Willingness to Pay for Long-Lasting Insecticide Treated Bednets: A Discrete Choice Experiment with Real Payment in Ghana

Tuesday, June 25, 2019: 9:00 AM
Johnson - Mezzanine Level (Marriott Wardman Park Hotel)

Presenter: Y. Natalia Alfonso

Co-Authors: David Bishai; Matthew Lynch; Elorm Mensah; Danielle Piccinini

Discussant: Jessica Cohen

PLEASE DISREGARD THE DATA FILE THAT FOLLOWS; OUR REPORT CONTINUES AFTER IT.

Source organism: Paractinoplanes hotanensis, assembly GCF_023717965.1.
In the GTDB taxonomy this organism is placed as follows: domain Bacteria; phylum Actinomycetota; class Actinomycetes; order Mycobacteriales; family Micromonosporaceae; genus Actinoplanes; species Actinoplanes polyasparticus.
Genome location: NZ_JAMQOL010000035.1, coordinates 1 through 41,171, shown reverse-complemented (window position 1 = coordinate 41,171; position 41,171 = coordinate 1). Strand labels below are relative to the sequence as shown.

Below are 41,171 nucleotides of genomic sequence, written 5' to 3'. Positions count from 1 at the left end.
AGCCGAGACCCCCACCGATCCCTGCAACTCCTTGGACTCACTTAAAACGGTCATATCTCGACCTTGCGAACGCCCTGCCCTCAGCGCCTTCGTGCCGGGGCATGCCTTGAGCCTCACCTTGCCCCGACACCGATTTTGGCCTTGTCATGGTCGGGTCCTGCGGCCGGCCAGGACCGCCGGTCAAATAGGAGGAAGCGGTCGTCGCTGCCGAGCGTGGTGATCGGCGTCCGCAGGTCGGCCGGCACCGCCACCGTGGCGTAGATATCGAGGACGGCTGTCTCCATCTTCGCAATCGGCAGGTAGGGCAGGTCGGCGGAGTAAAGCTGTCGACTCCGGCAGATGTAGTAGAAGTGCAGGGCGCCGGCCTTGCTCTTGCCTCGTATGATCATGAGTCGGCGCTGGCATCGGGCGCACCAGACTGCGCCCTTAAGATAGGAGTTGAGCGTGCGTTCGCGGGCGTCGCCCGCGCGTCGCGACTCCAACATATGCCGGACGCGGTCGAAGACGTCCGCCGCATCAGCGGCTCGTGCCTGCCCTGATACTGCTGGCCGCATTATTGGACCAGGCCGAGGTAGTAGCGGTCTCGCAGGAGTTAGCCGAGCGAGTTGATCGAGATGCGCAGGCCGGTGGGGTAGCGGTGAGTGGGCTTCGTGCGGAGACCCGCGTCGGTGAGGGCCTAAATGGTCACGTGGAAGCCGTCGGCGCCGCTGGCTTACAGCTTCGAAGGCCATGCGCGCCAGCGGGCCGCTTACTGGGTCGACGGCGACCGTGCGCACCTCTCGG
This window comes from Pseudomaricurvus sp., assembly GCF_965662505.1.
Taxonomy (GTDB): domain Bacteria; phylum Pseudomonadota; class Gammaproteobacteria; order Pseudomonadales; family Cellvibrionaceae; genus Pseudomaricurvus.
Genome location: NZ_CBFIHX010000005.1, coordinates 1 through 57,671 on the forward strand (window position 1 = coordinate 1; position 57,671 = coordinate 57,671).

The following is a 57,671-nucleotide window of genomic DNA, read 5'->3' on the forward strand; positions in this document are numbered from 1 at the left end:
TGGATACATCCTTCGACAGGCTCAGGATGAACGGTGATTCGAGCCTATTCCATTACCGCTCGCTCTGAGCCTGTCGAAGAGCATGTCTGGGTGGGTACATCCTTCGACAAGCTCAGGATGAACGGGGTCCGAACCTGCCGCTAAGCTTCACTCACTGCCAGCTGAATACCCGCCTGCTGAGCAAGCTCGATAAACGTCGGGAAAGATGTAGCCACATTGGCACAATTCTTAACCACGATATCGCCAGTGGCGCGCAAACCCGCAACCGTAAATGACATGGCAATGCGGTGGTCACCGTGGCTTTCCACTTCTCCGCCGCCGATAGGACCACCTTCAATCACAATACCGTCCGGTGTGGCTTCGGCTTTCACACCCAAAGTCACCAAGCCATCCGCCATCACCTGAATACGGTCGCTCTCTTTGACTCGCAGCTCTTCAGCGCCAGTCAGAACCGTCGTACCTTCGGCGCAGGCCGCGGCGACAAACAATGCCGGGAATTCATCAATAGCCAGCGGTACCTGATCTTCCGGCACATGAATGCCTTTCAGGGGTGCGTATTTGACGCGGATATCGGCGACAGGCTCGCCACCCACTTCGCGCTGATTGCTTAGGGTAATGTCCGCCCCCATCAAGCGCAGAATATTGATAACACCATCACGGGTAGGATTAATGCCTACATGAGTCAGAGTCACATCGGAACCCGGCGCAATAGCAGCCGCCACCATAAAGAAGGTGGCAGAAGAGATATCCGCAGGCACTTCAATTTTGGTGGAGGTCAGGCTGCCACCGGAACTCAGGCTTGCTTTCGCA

Introduction: The expansion of long lasting insecticide nets (LLINs) is difficult due to limited government and donor financial resources. Commercial private markets could play a larger role in the continuous distribution of LLINs by offering bed nets with features that are most highly valued among middle-income populations living in malaria prone regions. This could take some of the financial pressure off of governments who could then focus resources to offer protection to those who cannot afford commercially sold products. Given a backdrop of subsidized undifferentiated LLINs available for free in both rural and urban areas, bed net firms contemplating market entry would need to gain confidence that they could derive revenue from a more user friendly commercially sold LLIN. Methods: This study conducted a discrete choice experiment (DCE) followed by a real payment choice among a representative sample of 628 middle-income households living in malaria prone regions in Ghana to better understand the demand for LLINs with add-on features. Participants were given a cash payment that they could either keep or spend on one of the LLIN products that they stated a willingness to purchase. We compare the stated preference to revealed preference and use the results to simulate sales under alternative scenarios of private sector entry into bed net sales in Ghana to compute the public costs and coverage outcomes under scenarios with and without the private LLIN market conforming to the WTP estimates. Results: Results show that the sample households had an average probability of purchase of 43.8% (S.D. 0.07) and the average purchaser’s WTP for a LLIN with add-on features was $7.48 (GHS 34.0). Stated preference demand results for LLINs with add-on features are significantly larger than the revealed preference demand results for non-differentiated bednets from market household observational data, which showed that only 29% and 14% of households owned and used a bed net, respectively, and out of the owners, only 2% purchased them (for $5.5 or GHS24) while the remaining 98% got them for free. The average WTP for a LLIN with all the preferred features was $18.48 (GHS 84). Simulation results show that among the 1.7 million middle-income households living in malaria prone areas in Ghana, the public sector outlay could be reduced by 64% from $5.2 million to $1.8 million and private LLIN sales would generate $5.3 million in revenue (or $312 per every 100 households in the study area) that would support jobs for Ghanaian retailers, distributors, and producers of LLINs. Conclusion: Our results support a scenario in which commercial markets for LLINs could play a significant role in improving access to LLINs for middle-income Ghanaians prone to malaria. Manufacturers interested in making differentiated bed nets should focus their LLIN designs to maintain a retail price that could yield sufficient economic return and offer features that are most highly valued among middle-income households living in malaria prone regions in Ghana.

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